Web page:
- • Stay healthy and immerse yourself in the culture
Expats planning to work in Botswana, or live in the country for more than 3 months will need a Residence Permit.
To apply for a Residence Permit, you’ll need to show that you can financially support yourself while living in Botswana. This will require documentation such as bank statements, proof of retirement funds or proof of savings. You’ll also need to provide a birth certificate and any relevant business documents.
After 5 years living in Botswana, expats can apply for permanent residency status.
You can download the visa application forms from the Botswanan government website.
What sort of salary will I earn living in Botswana?
Thanks to the country’s world-renowned diamond industry and fast-growing service, tourism and manufacturing sectors, the economy in Botswana is one of the most successful in Africa. This means that while salaries are far lower than you would expect in the UK, they are sufficient to support a good living standard in Botswana.
Other attractive job sectors in Botswana include ICT and financial services.
The typical monthly wage for a person working in Botswana is around BWP 11,700 per month (GBP 777). Salaries range from BWP 2,970 (GBP 197) to BWP 52,400 (GBP 3,480) depending on industry and profession.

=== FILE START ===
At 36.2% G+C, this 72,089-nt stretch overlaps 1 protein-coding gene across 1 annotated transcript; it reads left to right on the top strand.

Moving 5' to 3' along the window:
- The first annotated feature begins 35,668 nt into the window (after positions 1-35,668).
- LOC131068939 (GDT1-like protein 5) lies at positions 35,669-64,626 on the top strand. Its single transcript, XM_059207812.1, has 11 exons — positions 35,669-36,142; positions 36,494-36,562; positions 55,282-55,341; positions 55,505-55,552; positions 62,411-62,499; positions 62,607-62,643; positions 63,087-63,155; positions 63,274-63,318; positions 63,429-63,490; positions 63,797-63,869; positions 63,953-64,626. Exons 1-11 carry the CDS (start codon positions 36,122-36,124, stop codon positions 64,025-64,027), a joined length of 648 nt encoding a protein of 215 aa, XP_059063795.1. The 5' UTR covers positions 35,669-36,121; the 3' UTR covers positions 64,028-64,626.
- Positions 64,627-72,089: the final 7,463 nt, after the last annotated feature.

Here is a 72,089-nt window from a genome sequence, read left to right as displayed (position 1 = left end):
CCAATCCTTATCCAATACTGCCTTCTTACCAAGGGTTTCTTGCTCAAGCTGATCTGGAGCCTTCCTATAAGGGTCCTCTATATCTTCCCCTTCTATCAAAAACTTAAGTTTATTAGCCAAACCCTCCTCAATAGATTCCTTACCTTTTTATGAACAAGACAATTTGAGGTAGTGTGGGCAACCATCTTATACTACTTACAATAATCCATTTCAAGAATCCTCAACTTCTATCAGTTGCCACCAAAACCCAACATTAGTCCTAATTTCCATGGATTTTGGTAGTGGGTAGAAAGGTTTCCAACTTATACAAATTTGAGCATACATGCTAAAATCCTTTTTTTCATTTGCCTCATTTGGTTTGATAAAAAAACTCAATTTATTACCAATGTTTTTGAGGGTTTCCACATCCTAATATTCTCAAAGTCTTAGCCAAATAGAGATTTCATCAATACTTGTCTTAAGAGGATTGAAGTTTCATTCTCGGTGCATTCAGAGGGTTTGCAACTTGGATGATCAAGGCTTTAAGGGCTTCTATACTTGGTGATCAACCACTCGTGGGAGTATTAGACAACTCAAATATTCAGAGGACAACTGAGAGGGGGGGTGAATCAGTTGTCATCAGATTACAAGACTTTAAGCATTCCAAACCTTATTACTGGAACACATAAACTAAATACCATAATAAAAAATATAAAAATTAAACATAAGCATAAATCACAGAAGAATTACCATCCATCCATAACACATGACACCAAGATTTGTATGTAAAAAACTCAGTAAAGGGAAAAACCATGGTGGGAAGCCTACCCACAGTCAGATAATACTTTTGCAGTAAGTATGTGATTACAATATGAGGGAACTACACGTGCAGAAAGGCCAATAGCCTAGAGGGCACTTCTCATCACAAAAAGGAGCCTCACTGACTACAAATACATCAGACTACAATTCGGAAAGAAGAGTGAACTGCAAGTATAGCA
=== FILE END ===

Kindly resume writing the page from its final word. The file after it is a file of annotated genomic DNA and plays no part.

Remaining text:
Being a developing country, the cost of living in Botswana is incredibly affordable. According to Mercer’s 2021 Cost of Living report Gaborone is ranked 202nd of 209 cities, making it more affordable than most other cities on the list.
To add perspective, a litre of milk will cost you BWP 14 (GBP 0.93) in Botswana, while a bottle of local beer will cost you BWP 21 (GBP 1.40).
Living like a local is the cheapest way to get by in Botswana, as the price of imported products, including food, can be quite high.
Banking and finance in Botswana
The local currency in Botswana is Pula, abbreviated to BWP. There are 100 thebe to a pula and the currency is a combination of notes and coins:
- Notes: BWP 10, 20, 50, 100 and 200
- Coins: BWP 1, 2 and 5; and 5, 10, 25 and 50 thebe
Expats living in Botswana tend to have a local account for everyday expenses, while also keeping an offshore account for UK earnings and savings.
Expats moving to Botswana might consider banking with:
The tax system in Botswana can be tricky to navigate for expats, so it’s usually advisable to hire an expert to help you get it right. The tax year in Botswana runs from July 1 to June 30.
Expats living in Botswana will need to pay taxes if:
- they are living permanently in Botswana
- they have been living in Botswana for at least 183 days of the tax year
- they earn an income from sources in Botswana
Botswana has a double taxation agreement with several countries, including the UK, so if you do pay tax to Botswana, it’s worth looking into whether you might be eligible for foreign tax relief.
Private healthcare is the preferred option for most expats living in Botswana, giving access to the best standard of medical care and the option to evacuate to other countries with better facilities and doctors in the case of an emergency.